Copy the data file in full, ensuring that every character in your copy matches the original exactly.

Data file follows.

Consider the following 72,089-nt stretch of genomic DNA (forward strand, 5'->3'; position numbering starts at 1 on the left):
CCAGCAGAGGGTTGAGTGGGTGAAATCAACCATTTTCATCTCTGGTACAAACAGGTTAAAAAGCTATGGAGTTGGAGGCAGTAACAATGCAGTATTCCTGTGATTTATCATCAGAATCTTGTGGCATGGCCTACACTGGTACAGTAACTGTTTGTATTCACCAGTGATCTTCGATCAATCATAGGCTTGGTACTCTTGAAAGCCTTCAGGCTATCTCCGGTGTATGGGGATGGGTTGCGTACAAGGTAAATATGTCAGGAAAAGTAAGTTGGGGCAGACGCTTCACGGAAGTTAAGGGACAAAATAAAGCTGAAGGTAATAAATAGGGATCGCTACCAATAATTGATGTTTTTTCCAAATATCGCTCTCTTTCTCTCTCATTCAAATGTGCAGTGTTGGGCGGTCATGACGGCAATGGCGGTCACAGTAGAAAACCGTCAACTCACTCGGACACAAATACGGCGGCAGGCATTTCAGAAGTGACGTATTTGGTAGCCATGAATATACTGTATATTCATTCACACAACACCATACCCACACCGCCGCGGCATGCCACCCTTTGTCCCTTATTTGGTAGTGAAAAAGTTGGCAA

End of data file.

Consider the following 72,089-nt stretch of genomic DNA (forward strand, 5'->3'; position numbering starts at 1 on the left):
CCAGCAGAGGGTTGAGTGGGTGAAATCAACCATTTTCATCTCTGGTACAAACAGGTTAAAAAGCTATGGAGTTGGAGGCAGTAACAATGCAGTATTCCTGTGATTTATCATCAGAATCTTGTGGCATGGCCTACACTGGTACAGTAACTGTTTGTATTCACCAGTGATCTTCGATCAATCATAGGCTTGGTACTCTTGAAAGCCTTCAGGCTATCTCCGGTGTATGGGGATGGGTTGCGTACAAGGTAAATATGTCAGGAAAAGTAAGTTGGGGCAGACGCTTCACGGAAGTTAAGGGACAAAATAAAGCTGAAGGTAATAAATAGGGATCGCTACCAATAATTGATGTTTTTTCCAAATATCGCTCTCTTTCTCTCTCATTCAAATGTGCAGTGTTGGGCGGTCATGACGGCAATGGCGGTCACAGTAGAAAACCGTCAACTCACTCGGACACAAATACGGCGGCAGGCATTTCAGAAGTGACGTATTTGGTAGCCATGAATATACTGTATATTCATTCACACAACACCATACCCACACCGCCGCGGCATGCCACCCTTTGTCCCTTATTTGGTAGTGAAAAAGTTGGCAA